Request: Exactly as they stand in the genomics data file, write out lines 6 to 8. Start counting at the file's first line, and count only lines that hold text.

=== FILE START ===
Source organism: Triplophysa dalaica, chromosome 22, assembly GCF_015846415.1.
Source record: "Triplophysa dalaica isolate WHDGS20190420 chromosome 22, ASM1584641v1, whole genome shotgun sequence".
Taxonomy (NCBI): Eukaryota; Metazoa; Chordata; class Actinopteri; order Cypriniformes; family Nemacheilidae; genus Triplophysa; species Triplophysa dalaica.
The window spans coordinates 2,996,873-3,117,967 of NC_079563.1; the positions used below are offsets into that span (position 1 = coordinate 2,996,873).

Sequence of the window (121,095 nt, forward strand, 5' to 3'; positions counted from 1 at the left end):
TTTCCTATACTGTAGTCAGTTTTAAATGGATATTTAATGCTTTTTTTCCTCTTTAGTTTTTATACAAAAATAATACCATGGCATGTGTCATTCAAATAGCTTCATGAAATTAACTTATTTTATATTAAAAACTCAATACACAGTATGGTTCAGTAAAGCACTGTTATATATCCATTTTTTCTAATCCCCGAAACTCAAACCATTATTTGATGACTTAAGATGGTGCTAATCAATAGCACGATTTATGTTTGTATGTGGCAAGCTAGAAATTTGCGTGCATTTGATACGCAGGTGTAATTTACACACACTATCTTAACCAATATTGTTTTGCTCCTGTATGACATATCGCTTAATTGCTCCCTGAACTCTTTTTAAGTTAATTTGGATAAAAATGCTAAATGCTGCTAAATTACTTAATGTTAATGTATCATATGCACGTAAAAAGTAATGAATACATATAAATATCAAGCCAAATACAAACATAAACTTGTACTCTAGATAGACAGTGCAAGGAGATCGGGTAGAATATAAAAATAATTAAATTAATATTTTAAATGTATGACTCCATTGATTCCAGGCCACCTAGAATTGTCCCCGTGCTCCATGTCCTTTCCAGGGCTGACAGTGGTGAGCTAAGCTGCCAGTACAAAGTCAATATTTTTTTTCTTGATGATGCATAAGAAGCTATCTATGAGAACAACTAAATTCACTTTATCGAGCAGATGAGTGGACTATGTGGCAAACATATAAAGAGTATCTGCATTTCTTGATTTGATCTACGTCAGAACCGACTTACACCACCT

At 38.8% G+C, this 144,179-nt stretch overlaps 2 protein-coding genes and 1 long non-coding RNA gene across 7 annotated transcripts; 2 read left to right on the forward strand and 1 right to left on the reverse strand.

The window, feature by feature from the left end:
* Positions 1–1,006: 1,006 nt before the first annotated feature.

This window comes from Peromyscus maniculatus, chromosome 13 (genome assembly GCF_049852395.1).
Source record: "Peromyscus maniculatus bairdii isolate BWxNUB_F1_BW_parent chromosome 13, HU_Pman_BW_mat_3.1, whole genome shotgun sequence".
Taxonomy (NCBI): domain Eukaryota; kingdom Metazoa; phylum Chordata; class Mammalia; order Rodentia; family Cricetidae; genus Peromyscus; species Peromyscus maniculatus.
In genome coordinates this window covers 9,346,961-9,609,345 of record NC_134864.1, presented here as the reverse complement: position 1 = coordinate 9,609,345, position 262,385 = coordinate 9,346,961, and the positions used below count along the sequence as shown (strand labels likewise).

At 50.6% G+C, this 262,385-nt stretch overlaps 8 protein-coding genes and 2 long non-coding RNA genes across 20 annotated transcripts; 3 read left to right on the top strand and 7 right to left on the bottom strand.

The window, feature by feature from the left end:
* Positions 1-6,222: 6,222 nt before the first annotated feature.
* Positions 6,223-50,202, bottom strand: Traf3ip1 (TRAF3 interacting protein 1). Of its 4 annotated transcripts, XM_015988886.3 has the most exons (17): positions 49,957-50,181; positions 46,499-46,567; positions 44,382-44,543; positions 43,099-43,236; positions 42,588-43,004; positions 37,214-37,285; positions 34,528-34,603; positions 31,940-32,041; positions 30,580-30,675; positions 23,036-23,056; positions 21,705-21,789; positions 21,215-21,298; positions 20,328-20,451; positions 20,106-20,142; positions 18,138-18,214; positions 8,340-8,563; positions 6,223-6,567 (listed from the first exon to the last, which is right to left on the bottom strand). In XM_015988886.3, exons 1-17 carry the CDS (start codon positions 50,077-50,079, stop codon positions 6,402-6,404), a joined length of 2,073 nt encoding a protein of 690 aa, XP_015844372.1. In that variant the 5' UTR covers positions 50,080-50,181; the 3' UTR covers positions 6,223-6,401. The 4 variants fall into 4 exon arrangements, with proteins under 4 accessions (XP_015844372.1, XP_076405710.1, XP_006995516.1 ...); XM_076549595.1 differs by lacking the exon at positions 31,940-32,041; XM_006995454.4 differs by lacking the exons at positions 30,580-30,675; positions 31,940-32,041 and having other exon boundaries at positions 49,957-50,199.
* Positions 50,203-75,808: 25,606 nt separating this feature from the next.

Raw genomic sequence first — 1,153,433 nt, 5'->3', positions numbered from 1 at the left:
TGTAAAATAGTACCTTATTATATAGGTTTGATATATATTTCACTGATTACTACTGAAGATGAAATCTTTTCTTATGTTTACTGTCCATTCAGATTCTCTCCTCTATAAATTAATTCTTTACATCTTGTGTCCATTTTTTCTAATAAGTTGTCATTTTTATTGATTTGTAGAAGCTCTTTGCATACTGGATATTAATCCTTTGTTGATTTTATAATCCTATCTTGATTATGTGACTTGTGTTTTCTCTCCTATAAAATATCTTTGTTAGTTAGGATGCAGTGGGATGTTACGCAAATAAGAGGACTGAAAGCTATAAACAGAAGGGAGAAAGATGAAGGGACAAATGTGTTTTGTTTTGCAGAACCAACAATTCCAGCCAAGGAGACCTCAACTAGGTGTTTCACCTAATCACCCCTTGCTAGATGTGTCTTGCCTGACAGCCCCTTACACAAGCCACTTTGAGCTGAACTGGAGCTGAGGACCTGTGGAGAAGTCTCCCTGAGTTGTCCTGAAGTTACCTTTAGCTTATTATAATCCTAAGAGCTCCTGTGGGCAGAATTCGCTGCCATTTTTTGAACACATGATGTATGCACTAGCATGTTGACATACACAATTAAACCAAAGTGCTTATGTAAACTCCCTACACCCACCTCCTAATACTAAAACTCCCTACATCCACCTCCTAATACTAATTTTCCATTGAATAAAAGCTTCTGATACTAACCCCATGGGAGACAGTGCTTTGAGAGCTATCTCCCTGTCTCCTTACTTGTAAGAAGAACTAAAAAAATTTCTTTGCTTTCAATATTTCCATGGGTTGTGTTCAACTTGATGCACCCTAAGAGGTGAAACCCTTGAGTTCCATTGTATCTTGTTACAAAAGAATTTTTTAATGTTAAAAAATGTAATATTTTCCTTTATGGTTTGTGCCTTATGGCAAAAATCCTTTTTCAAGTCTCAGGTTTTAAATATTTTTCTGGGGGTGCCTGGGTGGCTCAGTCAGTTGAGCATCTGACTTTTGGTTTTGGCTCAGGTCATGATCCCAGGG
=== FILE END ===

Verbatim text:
TTTCCTATACTGTAGTCAGTTTTAAATGGATATTTAATGCTTTTTTTCCTCTTTAGTTTTTATACAAAAATAATACCATGGCATGTGTCATTCAAATAGCTTCATGAAATTAACTTATTTTATATTAAAAACTCAATACACAGTATGGTTCAGTAAAGCACTGTTATATATCCATTTTTTCTAATCCCCGAAACTCAAACCATTATTTGATGACTTAAGATGGTGCTAATCAATAGCACGATTTATGTTTGTATGTGGCAAGCTAGAAATTTGCGTGCATTTGATACGCAGGTGTAATTTACACACACTATCTTAACCAATATTGTTTTGCTCCTGTATGACATATCGCTTAATTGCTCCCTGAACTCTTTTTAAGTTAATTTGGATAAAAATGCTAAATGCTGCTAAATTACTTAATGTTAATGTATCATATGCACGTAAAAAGTAATGAATACATATAAATATCAAGCCAAATACAAACATAAACTTGTACTCTAGATAGACAGTGCAAGGAGATCGGGTAGAATATAAAAATAATTAAATTAATATTTTAAATGTATGACTCCATTGATTCCAGGCCACCTAGAATTGTCCCCGTGCTCCATGTCCTTTCCAGGGCTGACAGTGGTGAGCTAAGCTGCCAGTACAAAGTCAATATTTTTTTTCTTGATGATGCATAAGAAGCTATCTATGAGAACAACTAAATTCACTTTATCGAGCAGATGAGTGGACTATGTGGCAAACATATAAAGAGTATCTGCATTTCTTGATTTGATCTACGTCAGAACCGACTTACACCACCT

At 38.8% G+C, this 144,179-nt stretch overlaps 2 protein-coding genes and 1 long non-coding RNA gene across 7 annotated transcripts; 2 read left to right on the forward strand and 1 right to left on the reverse strand.

The window, feature by feature from the left end: